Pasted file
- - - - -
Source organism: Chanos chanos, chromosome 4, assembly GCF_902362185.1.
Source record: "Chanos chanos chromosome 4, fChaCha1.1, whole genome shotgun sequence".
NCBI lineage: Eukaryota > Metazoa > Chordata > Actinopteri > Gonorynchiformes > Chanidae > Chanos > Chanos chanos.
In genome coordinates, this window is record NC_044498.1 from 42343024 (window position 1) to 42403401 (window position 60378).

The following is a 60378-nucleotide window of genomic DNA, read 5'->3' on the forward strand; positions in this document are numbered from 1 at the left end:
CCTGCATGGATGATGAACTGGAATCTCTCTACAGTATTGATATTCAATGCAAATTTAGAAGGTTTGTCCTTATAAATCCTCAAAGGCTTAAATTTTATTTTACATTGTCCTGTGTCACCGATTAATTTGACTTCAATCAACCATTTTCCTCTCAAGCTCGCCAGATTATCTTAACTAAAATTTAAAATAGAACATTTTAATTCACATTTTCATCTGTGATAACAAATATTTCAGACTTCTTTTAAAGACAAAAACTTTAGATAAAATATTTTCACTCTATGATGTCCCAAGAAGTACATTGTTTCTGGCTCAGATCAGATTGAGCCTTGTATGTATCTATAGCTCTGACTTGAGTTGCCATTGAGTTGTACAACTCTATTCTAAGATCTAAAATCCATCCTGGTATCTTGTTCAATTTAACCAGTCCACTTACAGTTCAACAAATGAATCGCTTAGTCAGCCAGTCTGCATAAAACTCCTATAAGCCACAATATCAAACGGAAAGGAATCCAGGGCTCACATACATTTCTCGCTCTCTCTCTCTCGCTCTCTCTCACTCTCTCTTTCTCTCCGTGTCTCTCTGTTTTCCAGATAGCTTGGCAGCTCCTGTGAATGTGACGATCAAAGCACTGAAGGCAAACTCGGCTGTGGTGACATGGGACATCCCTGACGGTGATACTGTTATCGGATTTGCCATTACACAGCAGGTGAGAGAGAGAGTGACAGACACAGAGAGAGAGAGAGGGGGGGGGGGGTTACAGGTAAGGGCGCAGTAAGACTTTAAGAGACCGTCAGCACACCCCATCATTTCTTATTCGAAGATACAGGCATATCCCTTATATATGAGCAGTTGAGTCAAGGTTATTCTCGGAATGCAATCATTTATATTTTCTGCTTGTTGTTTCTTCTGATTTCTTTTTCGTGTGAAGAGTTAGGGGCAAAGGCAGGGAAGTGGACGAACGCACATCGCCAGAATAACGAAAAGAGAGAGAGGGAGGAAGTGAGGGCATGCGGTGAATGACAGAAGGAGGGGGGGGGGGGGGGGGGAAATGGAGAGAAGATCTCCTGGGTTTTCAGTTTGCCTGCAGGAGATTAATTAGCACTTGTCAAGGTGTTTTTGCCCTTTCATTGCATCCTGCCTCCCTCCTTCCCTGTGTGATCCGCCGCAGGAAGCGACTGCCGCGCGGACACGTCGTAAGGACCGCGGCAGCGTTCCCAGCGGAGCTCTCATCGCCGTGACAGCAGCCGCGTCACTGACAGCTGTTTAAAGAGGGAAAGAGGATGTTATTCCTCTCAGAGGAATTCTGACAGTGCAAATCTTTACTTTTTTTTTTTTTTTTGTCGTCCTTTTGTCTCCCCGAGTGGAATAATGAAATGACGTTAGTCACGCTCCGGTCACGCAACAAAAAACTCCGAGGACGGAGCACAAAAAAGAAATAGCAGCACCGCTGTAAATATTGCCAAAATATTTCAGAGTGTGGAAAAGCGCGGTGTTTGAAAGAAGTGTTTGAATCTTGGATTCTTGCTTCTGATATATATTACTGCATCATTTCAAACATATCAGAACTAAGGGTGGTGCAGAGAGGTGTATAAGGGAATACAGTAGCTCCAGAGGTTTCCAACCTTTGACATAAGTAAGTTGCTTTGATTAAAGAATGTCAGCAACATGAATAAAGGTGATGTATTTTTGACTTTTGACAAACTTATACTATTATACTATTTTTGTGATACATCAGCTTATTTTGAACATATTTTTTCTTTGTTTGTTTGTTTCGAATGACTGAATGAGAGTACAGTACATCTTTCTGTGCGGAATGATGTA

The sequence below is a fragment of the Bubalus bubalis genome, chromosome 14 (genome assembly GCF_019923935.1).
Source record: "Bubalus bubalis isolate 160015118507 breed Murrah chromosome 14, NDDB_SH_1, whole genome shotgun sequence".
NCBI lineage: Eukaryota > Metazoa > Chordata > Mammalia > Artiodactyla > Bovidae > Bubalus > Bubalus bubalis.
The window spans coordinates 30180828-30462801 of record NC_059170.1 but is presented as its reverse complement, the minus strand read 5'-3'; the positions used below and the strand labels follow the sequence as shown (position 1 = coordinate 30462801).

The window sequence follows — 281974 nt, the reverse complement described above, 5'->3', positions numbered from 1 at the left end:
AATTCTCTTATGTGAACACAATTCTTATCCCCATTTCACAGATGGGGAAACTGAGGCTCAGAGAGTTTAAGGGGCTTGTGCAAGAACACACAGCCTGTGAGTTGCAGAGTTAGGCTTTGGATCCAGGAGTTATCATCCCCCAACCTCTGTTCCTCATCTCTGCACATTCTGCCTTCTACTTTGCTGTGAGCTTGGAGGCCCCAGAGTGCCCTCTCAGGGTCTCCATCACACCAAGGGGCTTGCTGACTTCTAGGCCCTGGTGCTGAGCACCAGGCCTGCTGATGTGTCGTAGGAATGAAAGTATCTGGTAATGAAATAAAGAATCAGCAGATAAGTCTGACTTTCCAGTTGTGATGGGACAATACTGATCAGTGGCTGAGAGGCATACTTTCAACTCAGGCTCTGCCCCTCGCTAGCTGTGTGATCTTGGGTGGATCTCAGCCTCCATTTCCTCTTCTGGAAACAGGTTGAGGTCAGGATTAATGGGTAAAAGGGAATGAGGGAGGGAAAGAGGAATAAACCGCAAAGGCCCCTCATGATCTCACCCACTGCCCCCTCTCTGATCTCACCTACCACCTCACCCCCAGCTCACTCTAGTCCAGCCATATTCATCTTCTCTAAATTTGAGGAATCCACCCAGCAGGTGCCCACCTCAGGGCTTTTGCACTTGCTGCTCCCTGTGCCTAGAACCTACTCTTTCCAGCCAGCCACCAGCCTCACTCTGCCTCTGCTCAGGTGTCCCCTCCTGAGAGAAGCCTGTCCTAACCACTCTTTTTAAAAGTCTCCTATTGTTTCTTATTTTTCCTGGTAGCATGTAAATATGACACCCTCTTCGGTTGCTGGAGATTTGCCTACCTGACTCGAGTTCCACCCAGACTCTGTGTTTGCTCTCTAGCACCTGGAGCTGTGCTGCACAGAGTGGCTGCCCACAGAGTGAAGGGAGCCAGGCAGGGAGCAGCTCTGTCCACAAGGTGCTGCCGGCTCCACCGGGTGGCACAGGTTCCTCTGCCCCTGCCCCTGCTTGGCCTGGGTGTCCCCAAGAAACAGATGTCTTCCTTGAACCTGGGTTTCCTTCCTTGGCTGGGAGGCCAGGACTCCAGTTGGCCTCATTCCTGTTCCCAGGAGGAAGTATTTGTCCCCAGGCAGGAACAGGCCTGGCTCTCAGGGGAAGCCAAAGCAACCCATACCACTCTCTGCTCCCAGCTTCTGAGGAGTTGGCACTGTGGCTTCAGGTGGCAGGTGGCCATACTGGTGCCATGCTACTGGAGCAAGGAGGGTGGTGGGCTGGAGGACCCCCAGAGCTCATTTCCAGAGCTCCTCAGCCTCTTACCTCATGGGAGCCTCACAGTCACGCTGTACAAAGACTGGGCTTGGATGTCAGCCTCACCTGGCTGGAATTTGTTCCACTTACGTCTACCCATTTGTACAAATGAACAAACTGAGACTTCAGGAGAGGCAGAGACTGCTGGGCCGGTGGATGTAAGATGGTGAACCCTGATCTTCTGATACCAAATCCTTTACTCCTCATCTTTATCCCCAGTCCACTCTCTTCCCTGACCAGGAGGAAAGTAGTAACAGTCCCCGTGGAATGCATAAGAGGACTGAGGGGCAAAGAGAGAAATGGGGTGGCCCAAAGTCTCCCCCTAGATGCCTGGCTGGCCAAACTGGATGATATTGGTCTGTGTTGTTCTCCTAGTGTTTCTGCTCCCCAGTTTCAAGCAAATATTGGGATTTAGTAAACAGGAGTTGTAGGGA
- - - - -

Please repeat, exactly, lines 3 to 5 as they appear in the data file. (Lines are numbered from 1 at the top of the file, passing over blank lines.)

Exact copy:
NCBI lineage: Eukaryota > Metazoa > Chordata > Actinopteri > Gonorynchiformes > Chanidae > Chanos > Chanos chanos.
In genome coordinates, this window is record NC_044498.1 from 42343024 (window position 1) to 42403401 (window position 60378).

The following is a 60378-nucleotide window of genomic DNA, read 5'->3' on the forward strand; positions in this document are numbered from 1 at the left end: